Fumbling on the Two-Yard Line

My friend David received the following e-mail from a company looking to sell him something. I can’t name the company, but it sure wasn’t Salesforce.com.

OK, it was Salesforce.com:

>>>

Hi David,

I just tried calling you and spoke to the receptionist. I left a message and I thought I’d shoot an email your way as well.

There are two reasons why we should have a conversation:

1) Save you a lot of time—I’m really honest in regards to whether any of our solutions will work for your type of business.

2) You don’t know what you don’t know. Perhaps, the demo or webpage you viewed only covers one aspect of Salesforce or gives the idea that we work only for a specific type of business (be it size, industry, sales process etc).

In the end, whether we part ways or not, you will come out with value-added information about Salesforce.com

Looking forward to hearing from you in the future.

Sincerely…

<<< So if I were an announcer and the Salesforce.com’s e-mail to David was a football game, this is how my play calling would sound: Salesforce has been really driving the field. He has affectively moved the ball through the defense and now stands over center. The ball sits on his own 20-yard line. Here’s the snap…

Oh, what a great play! Salesforce brings up “time” right away. Time is a wonderful selling point and a precious commodity. The defense has backed up, and the play goes for 20 yards. Nicely done! That’s a solid gain!

Salesforce is now in the shotgun. The ball is snapped…

It’s an audible: “You don’t know what you don’t know.” Brilliant! The defense ponders that point and considers the fact that perhaps Salesforce could indeed add some value to his company. It’s a 48-yard gain! The ball is on the two-yard line and the crowd is going wild in anticipation. All that is left is for Salesforce to follow up and an appointment is eminent.

As a 30 year sales veteran, Bill has the perspective of a been-there, done-that sales rep in the commercial print arena. Following sales fundamentals and giving unapologetically "old school" advice, he writes and speaks in an entertaining fashion to make his points to sales people and owners who sell. "Bill Farquharson will drive your sales momentum."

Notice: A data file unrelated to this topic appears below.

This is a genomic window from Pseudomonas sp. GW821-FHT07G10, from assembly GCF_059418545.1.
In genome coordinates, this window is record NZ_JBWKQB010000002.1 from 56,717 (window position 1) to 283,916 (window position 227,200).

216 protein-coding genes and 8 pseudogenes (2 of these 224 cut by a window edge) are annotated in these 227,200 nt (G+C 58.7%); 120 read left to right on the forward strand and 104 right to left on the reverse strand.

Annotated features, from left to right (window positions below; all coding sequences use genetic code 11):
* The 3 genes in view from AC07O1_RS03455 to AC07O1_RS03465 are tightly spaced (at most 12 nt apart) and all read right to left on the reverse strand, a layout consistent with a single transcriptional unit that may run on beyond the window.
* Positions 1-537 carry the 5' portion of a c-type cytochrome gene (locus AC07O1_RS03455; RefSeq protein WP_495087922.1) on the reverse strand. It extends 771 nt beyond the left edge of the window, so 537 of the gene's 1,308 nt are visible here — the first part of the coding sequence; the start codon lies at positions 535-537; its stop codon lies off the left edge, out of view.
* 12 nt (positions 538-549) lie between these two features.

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Comments
  • Mary

    Now that you bring this to my attention it sure is a fumble. I assume a better ending is "I’ll call you next week to set up an appointment" ?

  • RetSales

    …And that’s what sales has become. Faceless, sometimes nameless emails and other communications without ever engaging one-on-one. I know young salespeople who have never been in the same room as their customer and we wonder why these people cannot communicate let alone look you straight in the eye. Oh, they are experts on email and can send a blast out to countless prospects but could not carry on a face to face conversation if their commission depended on it because it would require an attention span.

  • H Cossell

    Don’t mean to quibble, but you’re actually on the 12 yard line, not the 2 yard line.

  • Rusty

    This is why I can’t stand salespeople – they can’t seem to get the details right. The ball would be on the 12 yard line, not the 2. Good article but you might want to follow it with one about getting the details right. (Recently we had a product where the size was in centimeters not inches and no one told production.)

  • Dave

    Bill – great post, but you left us hanging a bit. How would you have wrapped this up?

  • kelly

    Great post – there are also some grammatical problems in his email that are like nails on a chalkboard to me…. but the beginning was great! Thanks for sharing!

  • Marc Zazeela

    Great article Bill. I sell for a living and examples like this, make me cringe. I fear, as Rusty indicated, that we are all indicted for the horrible behavior of bad sales people. I can assure you, we are not all like that. Some of us actually take time to understand our customers’ businesses.

    I have never engaged in such SPAMMY activity as it is very amateurish.

    To the world, please don’t judge all of us by the behavior of a few. It would be very unfair and you just might miss out on a real and valuable opportunity. If I were that guys manager, he would be fired on the spot.